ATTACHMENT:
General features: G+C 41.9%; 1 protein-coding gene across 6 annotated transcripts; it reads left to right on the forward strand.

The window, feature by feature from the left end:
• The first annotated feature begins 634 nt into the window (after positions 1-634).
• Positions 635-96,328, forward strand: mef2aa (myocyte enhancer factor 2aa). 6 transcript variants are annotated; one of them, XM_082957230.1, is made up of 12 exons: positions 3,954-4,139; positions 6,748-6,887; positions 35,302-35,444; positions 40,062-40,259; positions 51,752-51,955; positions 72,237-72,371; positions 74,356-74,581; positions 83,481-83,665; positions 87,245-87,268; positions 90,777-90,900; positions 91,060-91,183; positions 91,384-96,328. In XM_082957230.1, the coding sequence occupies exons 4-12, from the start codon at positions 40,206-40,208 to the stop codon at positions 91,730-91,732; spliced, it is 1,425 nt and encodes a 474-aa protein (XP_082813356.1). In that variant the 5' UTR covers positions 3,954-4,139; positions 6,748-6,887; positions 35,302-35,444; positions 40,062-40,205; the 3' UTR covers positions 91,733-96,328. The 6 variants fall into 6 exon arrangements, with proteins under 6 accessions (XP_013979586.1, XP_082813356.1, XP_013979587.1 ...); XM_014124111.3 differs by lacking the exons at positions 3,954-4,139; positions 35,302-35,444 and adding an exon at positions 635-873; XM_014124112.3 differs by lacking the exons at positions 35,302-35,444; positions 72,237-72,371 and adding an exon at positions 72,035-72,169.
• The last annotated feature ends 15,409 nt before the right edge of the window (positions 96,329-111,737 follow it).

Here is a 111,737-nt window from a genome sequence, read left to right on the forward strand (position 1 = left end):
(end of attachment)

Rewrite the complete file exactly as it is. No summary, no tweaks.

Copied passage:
General features: G+C 41.9%; 1 protein-coding gene across 6 annotated transcripts; it reads left to right on the forward strand.

The window, feature by feature from the left end:
• The first annotated feature begins 634 nt into the window (after positions 1-634).
• Positions 635-96,328, forward strand: mef2aa (myocyte enhancer factor 2aa). 6 transcript variants are annotated; one of them, XM_082957230.1, is made up of 12 exons: positions 3,954-4,139; positions 6,748-6,887; positions 35,302-35,444; positions 40,062-40,259; positions 51,752-51,955; positions 72,237-72,371; positions 74,356-74,581; positions 83,481-83,665; positions 87,245-87,268; positions 90,777-90,900; positions 91,060-91,183; positions 91,384-96,328. In XM_082957230.1, the coding sequence occupies exons 4-12, from the start codon at positions 40,206-40,208 to the stop codon at positions 91,730-91,732; spliced, it is 1,425 nt and encodes a 474-aa protein (XP_082813356.1). In that variant the 5' UTR covers positions 3,954-4,139; positions 6,748-6,887; positions 35,302-35,444; positions 40,062-40,205; the 3' UTR covers positions 91,733-96,328. The 6 variants fall into 6 exon arrangements, with proteins under 6 accessions (XP_013979586.1, XP_082813356.1, XP_013979587.1 ...); XM_014124111.3 differs by lacking the exons at positions 3,954-4,139; positions 35,302-35,444 and adding an exon at positions 635-873; XM_014124112.3 differs by lacking the exons at positions 35,302-35,444; positions 72,237-72,371 and adding an exon at positions 72,035-72,169.
• The last annotated feature ends 15,409 nt before the right edge of the window (positions 96,329-111,737 follow it).

Here is a 111,737-nt window from a genome sequence, read left to right on the forward strand (position 1 = left end):